For Apple, the glorious thing about being a publicly traded company is that profound investor confidence in the company's ongoing ability to deliver marvelous new products with fantastic revenue streams has pushed the company's market cap to about $320 billion as of Saturday morning.
At the same time, the not-so-glorious counterpoint for Apple is that investors and other market influencers expect that in return for the capital they're plowing into the company's stock, Apple will be as forthcoming as necessary about its business and key issues affecting its prospects.
And so it is that Apple is facing mounting pressure to be more transparent about its succession-planning policies in light of Steve Jobs's current medical leave of absence, his second in the last two years.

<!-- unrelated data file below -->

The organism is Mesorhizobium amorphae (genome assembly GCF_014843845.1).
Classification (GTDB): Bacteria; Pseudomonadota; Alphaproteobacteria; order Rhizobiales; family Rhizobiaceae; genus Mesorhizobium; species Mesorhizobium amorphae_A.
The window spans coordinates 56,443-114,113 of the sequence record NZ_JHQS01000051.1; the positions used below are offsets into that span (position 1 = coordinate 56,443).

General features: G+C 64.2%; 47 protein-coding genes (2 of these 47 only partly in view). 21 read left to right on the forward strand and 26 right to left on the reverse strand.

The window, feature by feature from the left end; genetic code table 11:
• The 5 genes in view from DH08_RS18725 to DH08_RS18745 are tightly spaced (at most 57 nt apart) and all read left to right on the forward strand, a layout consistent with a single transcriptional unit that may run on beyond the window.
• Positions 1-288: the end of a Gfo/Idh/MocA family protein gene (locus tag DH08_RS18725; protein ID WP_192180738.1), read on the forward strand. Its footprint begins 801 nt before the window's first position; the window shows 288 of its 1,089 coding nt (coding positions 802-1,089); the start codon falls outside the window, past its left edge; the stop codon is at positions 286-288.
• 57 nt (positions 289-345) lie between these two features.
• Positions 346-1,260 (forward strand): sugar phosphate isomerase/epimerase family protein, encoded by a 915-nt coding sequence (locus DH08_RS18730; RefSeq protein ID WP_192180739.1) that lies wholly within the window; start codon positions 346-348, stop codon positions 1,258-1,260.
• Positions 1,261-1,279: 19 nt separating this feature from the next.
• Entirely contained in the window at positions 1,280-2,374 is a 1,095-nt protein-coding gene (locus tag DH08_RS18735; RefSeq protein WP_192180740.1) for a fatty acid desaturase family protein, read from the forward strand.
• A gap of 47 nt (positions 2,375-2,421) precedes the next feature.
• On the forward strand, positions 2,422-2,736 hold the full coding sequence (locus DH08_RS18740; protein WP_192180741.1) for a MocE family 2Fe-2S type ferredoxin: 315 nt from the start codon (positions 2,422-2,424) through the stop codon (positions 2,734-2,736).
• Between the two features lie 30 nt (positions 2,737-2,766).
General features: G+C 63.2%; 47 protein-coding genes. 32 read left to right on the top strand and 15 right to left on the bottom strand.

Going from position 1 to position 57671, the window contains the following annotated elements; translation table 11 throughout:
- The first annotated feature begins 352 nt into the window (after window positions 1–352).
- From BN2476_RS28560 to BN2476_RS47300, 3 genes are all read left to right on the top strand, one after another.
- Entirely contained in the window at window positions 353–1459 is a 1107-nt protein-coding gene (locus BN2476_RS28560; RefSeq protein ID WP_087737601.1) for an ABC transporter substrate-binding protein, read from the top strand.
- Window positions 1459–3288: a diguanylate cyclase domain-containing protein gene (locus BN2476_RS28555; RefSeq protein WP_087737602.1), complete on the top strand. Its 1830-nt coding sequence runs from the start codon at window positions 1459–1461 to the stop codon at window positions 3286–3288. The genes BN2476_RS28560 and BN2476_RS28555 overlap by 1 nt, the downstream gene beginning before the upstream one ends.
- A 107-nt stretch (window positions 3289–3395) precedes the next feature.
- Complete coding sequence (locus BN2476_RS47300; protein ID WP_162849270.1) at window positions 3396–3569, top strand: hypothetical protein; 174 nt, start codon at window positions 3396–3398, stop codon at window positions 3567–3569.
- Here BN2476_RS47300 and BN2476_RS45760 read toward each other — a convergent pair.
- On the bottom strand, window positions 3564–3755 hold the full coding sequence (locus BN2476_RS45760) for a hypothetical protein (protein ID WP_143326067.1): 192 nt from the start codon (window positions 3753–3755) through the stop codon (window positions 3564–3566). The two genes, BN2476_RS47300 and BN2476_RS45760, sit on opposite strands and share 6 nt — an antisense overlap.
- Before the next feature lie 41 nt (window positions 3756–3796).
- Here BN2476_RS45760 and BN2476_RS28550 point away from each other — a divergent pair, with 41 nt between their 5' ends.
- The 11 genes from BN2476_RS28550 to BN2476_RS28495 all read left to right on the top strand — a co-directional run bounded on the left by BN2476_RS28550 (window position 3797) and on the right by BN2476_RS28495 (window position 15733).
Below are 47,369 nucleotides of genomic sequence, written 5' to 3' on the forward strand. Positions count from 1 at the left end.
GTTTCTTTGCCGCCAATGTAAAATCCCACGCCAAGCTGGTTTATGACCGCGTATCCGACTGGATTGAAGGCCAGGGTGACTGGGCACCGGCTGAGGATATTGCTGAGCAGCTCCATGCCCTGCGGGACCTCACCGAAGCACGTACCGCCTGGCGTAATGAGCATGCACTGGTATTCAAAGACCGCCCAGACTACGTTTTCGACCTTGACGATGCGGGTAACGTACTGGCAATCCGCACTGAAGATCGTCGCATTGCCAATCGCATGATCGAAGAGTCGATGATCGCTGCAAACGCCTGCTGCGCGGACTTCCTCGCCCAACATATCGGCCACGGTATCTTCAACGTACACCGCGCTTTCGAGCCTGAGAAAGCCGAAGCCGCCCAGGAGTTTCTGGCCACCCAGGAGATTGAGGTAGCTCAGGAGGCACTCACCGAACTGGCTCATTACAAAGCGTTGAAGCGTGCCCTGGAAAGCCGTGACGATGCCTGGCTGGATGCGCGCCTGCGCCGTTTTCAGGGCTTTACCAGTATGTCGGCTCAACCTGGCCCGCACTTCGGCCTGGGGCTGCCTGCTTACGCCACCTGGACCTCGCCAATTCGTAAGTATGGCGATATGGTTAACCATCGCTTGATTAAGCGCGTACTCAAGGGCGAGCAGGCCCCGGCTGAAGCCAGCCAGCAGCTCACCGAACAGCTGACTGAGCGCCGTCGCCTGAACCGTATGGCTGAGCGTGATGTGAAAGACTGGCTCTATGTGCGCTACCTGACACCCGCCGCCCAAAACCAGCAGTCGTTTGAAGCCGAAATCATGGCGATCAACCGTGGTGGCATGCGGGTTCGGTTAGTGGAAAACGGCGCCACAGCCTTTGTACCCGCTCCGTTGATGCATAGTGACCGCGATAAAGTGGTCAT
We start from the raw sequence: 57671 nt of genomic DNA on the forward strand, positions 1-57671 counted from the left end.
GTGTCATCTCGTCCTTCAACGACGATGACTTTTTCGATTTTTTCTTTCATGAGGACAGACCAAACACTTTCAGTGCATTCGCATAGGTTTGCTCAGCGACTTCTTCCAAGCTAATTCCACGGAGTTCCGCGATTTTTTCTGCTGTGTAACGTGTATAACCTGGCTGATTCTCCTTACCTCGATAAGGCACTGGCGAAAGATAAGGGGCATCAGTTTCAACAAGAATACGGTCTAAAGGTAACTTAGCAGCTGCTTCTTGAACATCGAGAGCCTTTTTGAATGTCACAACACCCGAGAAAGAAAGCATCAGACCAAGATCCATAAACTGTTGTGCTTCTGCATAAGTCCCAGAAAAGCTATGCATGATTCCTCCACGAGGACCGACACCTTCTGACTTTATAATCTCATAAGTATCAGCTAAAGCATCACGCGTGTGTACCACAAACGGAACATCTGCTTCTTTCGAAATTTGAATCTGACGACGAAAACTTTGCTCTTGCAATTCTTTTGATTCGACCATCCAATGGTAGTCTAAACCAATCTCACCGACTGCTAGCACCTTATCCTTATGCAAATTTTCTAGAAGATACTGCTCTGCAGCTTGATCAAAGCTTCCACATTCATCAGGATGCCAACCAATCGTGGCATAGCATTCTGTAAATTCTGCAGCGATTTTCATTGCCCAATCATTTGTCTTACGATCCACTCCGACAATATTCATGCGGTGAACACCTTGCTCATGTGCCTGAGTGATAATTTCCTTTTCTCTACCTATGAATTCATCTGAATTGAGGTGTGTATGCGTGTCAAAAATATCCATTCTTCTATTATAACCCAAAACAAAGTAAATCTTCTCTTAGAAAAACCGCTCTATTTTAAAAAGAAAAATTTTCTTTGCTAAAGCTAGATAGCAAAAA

While no one—at least yet—is claiming that Apple has to or even should disclose more details regarding the nature of Jobs's current illness, Apple will certainly be expected to describe in greater detail how it is at least considering how it would operate if Jobs has to be replaced as CEO.
It's a highly sensitive issue, isn't it: on the one hand, Jobs is very likely in a battle for survival, and has asked that his family's privacy be respected during this most difficult time.
On the other hand, he has been the primary animating force behind Apple's incredible resurgence over the past decade and its ascendancy to a spot among the best-known and most-revered brands in the world.
And therefore he's been an incredibly important factor—without question, the most important factor—behind Apple's remarkable success and its heady market cap of $320 billion.
So investors clearly have a right to some answers: what is Apple's plan if Jobs can't return as CEO? Who will run the company? How will Apple fill the void that this almost-mythical icon would leave?
A Wall Street Journal news article yesterday cited comments from proxy advisory firm about the complex situation involving Apple and Jobs: